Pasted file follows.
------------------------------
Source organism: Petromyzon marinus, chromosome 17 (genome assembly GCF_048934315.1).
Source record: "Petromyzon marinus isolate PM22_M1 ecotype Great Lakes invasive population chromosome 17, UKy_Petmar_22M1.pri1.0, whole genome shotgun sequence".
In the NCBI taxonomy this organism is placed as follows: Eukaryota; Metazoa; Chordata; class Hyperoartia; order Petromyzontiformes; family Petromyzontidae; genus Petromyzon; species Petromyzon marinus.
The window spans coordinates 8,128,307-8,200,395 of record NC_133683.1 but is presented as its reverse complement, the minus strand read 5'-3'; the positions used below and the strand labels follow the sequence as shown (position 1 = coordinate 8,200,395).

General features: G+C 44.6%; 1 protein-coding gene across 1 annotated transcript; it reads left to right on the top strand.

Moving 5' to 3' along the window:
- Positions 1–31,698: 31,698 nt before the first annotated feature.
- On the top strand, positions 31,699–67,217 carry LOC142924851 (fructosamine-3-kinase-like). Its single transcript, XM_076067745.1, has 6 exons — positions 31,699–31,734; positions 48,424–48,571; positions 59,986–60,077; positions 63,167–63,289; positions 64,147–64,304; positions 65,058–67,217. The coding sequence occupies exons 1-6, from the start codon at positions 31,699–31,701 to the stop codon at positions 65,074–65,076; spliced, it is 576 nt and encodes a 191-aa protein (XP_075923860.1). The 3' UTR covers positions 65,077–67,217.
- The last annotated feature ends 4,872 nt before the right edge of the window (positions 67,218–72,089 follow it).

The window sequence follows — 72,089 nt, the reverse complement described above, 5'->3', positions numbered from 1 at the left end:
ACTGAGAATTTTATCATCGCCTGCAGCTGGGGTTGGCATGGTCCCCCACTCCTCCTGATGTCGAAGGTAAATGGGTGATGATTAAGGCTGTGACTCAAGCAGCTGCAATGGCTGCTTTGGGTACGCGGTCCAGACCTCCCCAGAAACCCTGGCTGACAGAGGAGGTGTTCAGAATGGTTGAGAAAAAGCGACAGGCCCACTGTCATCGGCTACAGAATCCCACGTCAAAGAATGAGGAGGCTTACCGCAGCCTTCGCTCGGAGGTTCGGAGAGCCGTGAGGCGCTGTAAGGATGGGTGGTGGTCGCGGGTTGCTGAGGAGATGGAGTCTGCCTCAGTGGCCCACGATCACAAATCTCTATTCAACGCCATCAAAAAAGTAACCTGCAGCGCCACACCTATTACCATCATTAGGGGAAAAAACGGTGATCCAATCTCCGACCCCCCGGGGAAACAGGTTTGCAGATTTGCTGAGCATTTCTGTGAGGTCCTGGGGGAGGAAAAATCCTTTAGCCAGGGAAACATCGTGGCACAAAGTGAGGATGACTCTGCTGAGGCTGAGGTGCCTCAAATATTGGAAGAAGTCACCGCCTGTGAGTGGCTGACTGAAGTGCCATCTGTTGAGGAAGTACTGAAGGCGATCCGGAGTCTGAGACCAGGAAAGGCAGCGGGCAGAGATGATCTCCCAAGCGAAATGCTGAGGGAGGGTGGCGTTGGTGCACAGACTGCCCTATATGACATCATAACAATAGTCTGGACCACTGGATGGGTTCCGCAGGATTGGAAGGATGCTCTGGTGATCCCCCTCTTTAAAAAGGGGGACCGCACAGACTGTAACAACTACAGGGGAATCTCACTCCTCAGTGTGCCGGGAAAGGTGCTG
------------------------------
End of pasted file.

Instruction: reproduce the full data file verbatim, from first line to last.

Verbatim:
Source organism: Petromyzon marinus, chromosome 17 (genome assembly GCF_048934315.1).
Source record: "Petromyzon marinus isolate PM22_M1 ecotype Great Lakes invasive population chromosome 17, UKy_Petmar_22M1.pri1.0, whole genome shotgun sequence".
In the NCBI taxonomy this organism is placed as follows: Eukaryota; Metazoa; Chordata; class Hyperoartia; order Petromyzontiformes; family Petromyzontidae; genus Petromyzon; species Petromyzon marinus.
The window spans coordinates 8,128,307-8,200,395 of record NC_133683.1 but is presented as its reverse complement, the minus strand read 5'-3'; the positions used below and the strand labels follow the sequence as shown (position 1 = coordinate 8,200,395).

General features: G+C 44.6%; 1 protein-coding gene across 1 annotated transcript; it reads left to right on the top strand.

Moving 5' to 3' along the window:
- Positions 1–31,698: 31,698 nt before the first annotated feature.
- On the top strand, positions 31,699–67,217 carry LOC142924851 (fructosamine-3-kinase-like). Its single transcript, XM_076067745.1, has 6 exons — positions 31,699–31,734; positions 48,424–48,571; positions 59,986–60,077; positions 63,167–63,289; positions 64,147–64,304; positions 65,058–67,217. The coding sequence occupies exons 1-6, from the start codon at positions 31,699–31,701 to the stop codon at positions 65,074–65,076; spliced, it is 576 nt and encodes a 191-aa protein (XP_075923860.1). The 3' UTR covers positions 65,077–67,217.
- The last annotated feature ends 4,872 nt before the right edge of the window (positions 67,218–72,089 follow it).

The window sequence follows — 72,089 nt, the reverse complement described above, 5'->3', positions numbered from 1 at the left end:
ACTGAGAATTTTATCATCGCCTGCAGCTGGGGTTGGCATGGTCCCCCACTCCTCCTGATGTCGAAGGTAAATGGGTGATGATTAAGGCTGTGACTCAAGCAGCTGCAATGGCTGCTTTGGGTACGCGGTCCAGACCTCCCCAGAAACCCTGGCTGACAGAGGAGGTGTTCAGAATGGTTGAGAAAAAGCGACAGGCCCACTGTCATCGGCTACAGAATCCCACGTCAAAGAATGAGGAGGCTTACCGCAGCCTTCGCTCGGAGGTTCGGAGAGCCGTGAGGCGCTGTAAGGATGGGTGGTGGTCGCGGGTTGCTGAGGAGATGGAGTCTGCCTCAGTGGCCCACGATCACAAATCTCTATTCAACGCCATCAAAAAAGTAACCTGCAGCGCCACACCTATTACCATCATTAGGGGAAAAAACGGTGATCCAATCTCCGACCCCCCGGGGAAACAGGTTTGCAGATTTGCTGAGCATTTCTGTGAGGTCCTGGGGGAGGAAAAATCCTTTAGCCAGGGAAACATCGTGGCACAAAGTGAGGATGACTCTGCTGAGGCTGAGGTGCCTCAAATATTGGAAGAAGTCACCGCCTGTGAGTGGCTGACTGAAGTGCCATCTGTTGAGGAAGTACTGAAGGCGATCCGGAGTCTGAGACCAGGAAAGGCAGCGGGCAGAGATGATCTCCCAAGCGAAATGCTGAGGGAGGGTGGCGTTGGTGCACAGACTGCCCTATATGACATCATAACAATAGTCTGGACCACTGGATGGGTTCCGCAGGATTGGAAGGATGCTCTGGTGATCCCCCTCTTTAAAAAGGGGGACCGCACAGACTGTAACAACTACAGGGGAATCTCACTCCTCAGTGTGCCGGGAAAGGTGCTG